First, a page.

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Going to the UK for a holiday? Don’t miss the South West of England – Cornwall, Devon, Somerset, Wiltshire, Dorset and Gloucestershire. This is where you’ll find thatched cottages, clean beaches, high moorland, world class surfing and a mass of interesting history, a microcosm of everything the United Kingdom has to offer the interested tourist.

And what better place to start than Bath, about twenty kilometres east of Bristol. Here you will find two distinct historical periods, living happily together and drawing tourists from all over the world, numbered in their millions each year! First there’s the Roman period, from around 60AD, when the hot springs there were discovered, (though there is good archaeological evidence to suggest they were used much earlier by people of the bronze age). The Romans realised they were on to a good thing, believing the waters had healing powers and they built a magnificent temple there, including a bath complex, much of which stands today; in fact the Roman Baths are now rated as one of the best tourist sites in England, and you can still “sample the waters” there, not for bathing, but for drinking! (It must be good for you because it tastes dreadful!)


1. Royal Crescent from the air.


The second interesting period in Bath’s history happened when the Georgians discovered the hot springs again after the long period since Roman times, when no one knew they were there. The Georgians were great fans of the proposition that hot water pouring out of the ground, was good for you and they proceeded to knock down the small Norman town situated there, (of which just a few streets remain), and built a magnificent new city, incorporating some of the finest architecture ever developed in England. The Royal Crescent, (illustration 1), is a superb example and is symptomatic of most of the buildings of the period scattered throughout the city, all of then designed by famous architects such as the two John Wood’s, (father and son), and Robert Adam. Such is the quality of these buildings, that Bath is now listed as a World Heritage Site! Royal Crescent isn’t quite what it seems! Although the wonderful frontage was designed and built by the younger John Wood, that was as far as his interest went because the actual buildings behind the ornate façade were built by numerous other builders, producing a variety of styles and quality of workmanship. This variety is very obvious in the attached photo! (Illustration 2 shows an old print of Queen Square, in its Georgian heyday and illustration 3 is a black & white photo of George Street, clearly showing the Georgian buildings, of which the centre of the city is largely built.)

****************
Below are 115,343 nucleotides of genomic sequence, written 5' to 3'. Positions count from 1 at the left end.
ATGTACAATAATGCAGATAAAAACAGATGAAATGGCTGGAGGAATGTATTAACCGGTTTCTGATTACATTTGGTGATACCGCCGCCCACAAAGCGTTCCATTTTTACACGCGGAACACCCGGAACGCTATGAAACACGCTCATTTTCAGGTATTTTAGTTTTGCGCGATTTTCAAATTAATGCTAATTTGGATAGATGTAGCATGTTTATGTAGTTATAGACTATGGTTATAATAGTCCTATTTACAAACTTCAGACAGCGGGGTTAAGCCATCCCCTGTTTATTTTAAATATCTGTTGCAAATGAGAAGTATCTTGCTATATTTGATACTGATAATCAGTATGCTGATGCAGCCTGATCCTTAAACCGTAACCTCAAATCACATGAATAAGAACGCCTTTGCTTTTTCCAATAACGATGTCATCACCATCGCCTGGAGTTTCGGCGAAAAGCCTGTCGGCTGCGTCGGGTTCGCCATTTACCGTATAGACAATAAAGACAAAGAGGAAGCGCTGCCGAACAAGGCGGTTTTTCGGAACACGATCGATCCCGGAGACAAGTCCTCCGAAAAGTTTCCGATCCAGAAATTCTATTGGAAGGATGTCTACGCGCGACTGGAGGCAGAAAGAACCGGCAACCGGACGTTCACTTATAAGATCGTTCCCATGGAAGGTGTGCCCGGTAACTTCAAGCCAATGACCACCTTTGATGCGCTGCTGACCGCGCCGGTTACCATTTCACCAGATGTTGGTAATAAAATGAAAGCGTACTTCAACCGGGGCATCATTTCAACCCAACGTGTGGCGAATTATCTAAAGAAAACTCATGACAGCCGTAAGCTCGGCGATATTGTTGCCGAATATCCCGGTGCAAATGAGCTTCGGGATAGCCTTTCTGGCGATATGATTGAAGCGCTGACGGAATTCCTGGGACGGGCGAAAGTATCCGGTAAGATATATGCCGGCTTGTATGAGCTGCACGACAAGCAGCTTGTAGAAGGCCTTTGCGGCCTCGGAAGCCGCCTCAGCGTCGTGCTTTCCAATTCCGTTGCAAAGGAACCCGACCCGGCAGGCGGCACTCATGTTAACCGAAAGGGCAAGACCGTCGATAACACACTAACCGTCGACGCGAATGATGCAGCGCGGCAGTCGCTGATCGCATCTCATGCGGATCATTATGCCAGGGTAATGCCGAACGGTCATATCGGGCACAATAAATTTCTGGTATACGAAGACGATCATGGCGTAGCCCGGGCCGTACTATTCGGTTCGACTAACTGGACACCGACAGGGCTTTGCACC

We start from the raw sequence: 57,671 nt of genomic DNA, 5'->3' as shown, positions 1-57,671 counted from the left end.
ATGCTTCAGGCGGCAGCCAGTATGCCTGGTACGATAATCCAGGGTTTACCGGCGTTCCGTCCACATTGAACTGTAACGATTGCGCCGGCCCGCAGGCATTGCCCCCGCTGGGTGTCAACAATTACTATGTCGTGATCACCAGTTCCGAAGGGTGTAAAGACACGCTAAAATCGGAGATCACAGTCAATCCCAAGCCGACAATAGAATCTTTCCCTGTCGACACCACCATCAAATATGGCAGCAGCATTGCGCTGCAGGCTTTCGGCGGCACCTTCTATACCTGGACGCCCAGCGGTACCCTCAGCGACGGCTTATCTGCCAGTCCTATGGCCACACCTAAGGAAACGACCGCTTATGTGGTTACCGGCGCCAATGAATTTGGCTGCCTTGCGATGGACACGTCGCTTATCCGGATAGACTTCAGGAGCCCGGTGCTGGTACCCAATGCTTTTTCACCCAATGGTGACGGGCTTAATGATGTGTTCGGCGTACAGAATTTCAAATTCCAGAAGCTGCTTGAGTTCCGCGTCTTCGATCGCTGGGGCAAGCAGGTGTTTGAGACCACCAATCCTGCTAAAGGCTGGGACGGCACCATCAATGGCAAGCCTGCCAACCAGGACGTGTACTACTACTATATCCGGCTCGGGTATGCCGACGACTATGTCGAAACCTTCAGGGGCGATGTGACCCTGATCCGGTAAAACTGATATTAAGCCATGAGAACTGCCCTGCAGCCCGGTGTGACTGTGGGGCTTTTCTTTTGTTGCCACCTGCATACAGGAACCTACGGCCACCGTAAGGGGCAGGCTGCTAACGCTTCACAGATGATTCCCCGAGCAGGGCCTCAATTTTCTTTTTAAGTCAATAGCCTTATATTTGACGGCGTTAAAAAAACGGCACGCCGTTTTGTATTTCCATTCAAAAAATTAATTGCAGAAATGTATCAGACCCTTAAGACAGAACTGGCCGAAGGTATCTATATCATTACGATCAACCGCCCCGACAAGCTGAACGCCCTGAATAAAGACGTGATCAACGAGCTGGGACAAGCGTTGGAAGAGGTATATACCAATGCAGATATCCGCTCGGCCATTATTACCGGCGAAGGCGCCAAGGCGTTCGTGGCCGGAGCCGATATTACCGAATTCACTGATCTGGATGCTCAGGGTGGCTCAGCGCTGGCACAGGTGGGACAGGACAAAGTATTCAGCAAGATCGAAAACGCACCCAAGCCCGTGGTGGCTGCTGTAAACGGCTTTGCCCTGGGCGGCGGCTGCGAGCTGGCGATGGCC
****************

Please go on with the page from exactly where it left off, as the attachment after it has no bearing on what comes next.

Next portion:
2. Queen Square Bath


But Bath can offer the visitor much more, with a wonderful, compact shopping centre, fantastic restaurants, offering cuisine from all over the world, the Theatre Royal, that puts on plays to be tried out before major West End openings, plus four other theatres. Bath Abbey was built in the fifteenth century, again displaying some superb architecture and an unusual front façade which has a stone ladder up the east tower with angels climbing up and down it.


3. George Street, Bath


If you get tired of Bath and it’s architecture, the surrounding areas offer more delights for the visitor, including Bristol, again steeped in history, (where in England is there anywhere not steeped in history!), with Isambard Kingdom Brunel’s iron ship the ‘Great Britain’ on display, plus lots of shopping for the shopaholics and many other interesting sites. Also within easy ‘striking’ distance are Stonehenge, Glastonbury, Cirencester, and Weymouth, but more about those in my future ‘South-West tours’, but I’ll cover these, and other places of interest in later articles. I think Bath and its environs will be enough to keep a visitor busy for several days on their own, with plenty of time to explore further later on!


Have you explored this part of England? What did you think? How long ago where you there? Share your stories in the comments below… 

Brian Lee

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